chose 4                     18   43   68   93
19   44   69   94
20   45   70   95
21   46   71   96
22   47   72   97
start with #4 and take every 5th unit   23   48   73   98
24   49   74   99
25   50   75   100
47
Cluster Sampling
   The population is first divided into clusters
   A cluster is a small-scale version of the
population (i.e. heterogeneous group
reflecting the variance in the population.
   Take a simple random sample of the clusters.
   All elements within each sampled (chosen)
cluster form the sample.

48
Cluster Random Sampling

especially when you have a wide
geographic area to cover
 Example: Randomly sample from city
blocks and measure all homes in selected
blocks

49
Cluster Sampling vs.
Stratified Sampling
   Stratified sampling seeks to divide the sample
into heterogeneous groups so the variance
within the strata is low and between the strata
is high.
   Cluster sampling seeks to have each cluster
reflect the variance in the population…each
cluster is a “mini” population. Each cluster is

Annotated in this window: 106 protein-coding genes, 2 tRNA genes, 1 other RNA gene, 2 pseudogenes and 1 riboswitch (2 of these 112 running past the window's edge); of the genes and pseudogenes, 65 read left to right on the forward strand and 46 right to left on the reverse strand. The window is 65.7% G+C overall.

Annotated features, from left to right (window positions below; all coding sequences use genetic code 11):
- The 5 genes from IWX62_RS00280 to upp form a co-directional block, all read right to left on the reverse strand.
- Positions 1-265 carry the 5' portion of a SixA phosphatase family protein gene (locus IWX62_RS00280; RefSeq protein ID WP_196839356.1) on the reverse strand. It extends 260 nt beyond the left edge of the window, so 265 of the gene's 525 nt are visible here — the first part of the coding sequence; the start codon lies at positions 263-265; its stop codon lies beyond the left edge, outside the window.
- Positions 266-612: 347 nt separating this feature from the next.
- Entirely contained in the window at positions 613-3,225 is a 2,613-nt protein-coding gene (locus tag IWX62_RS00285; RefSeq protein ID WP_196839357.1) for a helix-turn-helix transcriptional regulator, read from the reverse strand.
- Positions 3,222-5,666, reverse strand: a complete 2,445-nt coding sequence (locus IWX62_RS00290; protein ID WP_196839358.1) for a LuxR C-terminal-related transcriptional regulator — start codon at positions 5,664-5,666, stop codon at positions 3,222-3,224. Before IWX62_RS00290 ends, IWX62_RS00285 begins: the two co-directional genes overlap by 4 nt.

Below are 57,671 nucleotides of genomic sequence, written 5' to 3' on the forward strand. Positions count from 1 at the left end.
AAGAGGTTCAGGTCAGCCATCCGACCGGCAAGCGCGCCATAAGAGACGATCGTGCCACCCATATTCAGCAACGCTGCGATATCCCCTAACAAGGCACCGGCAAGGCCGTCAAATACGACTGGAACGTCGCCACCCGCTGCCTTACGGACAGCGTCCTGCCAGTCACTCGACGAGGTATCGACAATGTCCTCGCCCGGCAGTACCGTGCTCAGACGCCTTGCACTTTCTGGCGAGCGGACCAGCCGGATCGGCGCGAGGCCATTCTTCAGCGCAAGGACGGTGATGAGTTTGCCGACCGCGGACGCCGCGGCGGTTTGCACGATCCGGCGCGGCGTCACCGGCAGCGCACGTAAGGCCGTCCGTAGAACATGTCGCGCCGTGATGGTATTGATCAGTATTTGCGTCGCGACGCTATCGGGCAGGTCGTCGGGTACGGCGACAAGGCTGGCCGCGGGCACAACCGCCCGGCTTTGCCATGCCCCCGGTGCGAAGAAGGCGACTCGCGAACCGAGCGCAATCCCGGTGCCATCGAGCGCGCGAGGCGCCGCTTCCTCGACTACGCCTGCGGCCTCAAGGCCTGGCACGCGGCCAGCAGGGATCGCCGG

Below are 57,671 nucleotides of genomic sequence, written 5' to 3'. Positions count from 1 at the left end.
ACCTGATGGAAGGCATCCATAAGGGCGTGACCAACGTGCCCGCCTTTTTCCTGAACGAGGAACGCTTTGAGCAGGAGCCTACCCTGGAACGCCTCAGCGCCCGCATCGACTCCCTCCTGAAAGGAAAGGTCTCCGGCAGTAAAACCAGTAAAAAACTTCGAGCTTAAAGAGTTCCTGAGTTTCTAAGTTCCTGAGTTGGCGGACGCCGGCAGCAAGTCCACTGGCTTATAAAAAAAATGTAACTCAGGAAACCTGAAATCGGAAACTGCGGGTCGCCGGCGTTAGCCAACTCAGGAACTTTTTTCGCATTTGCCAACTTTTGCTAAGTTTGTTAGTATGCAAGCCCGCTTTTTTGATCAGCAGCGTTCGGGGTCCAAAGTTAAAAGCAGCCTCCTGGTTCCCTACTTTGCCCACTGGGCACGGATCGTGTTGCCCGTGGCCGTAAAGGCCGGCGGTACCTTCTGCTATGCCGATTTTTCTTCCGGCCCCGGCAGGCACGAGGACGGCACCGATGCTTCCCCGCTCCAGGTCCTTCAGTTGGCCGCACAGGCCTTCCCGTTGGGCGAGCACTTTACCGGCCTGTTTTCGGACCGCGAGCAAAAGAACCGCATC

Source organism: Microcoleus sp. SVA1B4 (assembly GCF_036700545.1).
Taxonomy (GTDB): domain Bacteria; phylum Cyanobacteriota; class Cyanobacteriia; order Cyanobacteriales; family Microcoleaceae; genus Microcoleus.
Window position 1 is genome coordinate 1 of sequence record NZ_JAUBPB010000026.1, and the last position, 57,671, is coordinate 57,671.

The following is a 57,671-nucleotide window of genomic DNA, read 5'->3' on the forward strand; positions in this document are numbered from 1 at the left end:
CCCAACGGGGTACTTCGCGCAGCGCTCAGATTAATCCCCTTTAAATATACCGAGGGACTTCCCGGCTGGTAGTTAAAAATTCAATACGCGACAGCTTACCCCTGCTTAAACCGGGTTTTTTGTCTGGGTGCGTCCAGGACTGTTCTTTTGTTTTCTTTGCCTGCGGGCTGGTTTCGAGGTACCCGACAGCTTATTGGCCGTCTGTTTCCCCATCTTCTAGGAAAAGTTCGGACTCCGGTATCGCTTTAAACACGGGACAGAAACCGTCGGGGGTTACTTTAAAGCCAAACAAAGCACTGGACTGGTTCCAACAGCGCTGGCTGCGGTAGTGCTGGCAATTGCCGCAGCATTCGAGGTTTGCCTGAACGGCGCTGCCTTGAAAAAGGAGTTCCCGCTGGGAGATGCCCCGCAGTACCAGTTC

a mirror of the total population and of each
other.
50
Multi-Stage Sampling
 Cluster random sampling can be multi-
stage
 Any combinations of single-stage methods

51
Multi-Stage Sampling
c
• hoosing students from medical schools:

 Select all schools, then sample within
schools
 Sample schools, then measure all
students
 Sample schools, then sample students

52
Nonrandom
Sampling Designs

53
Types of nonrandom samples

 Accidental, haphazard, convenience
 Modal Instance
 Purposive
 Expert
 Quota
 Snowball
 Heterogeneity sampling

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Accidental or Haphazard Sampling

 “Man on the street”
 Medical student in the library
 available or accessible clients
 volunteer samples
•Problem: we have no evidence
for representativeness

55
Convenience Sampling
   The sample is identified primarily by convenience.

   It is a nonprobability sampling technique.
Items are included in the sample without
known probabilities of being selected.
   Example: A professor conducting
research might use student volunteers to
constitute a sample.

56
Convenience Sampling
 Advantage: Relatively easy, fast, often,
but not always, cheap
 Disadvantage: It is impossible to
determine how representative of the
population the sample is.
 Try to offset this by
collecting large sample
size.
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Quota Sampling

   select people nonrandomly according to
some quotas

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Sampling

Random                              Non Random

Simple                          Haphazard

Systematic                        Convenience

Cluster                         Modal Instance

Multi Stage                         Purposive

Stratified                          Expert

Snowball
Proportionate    Disproportionate
Heterogeneity

Quota
64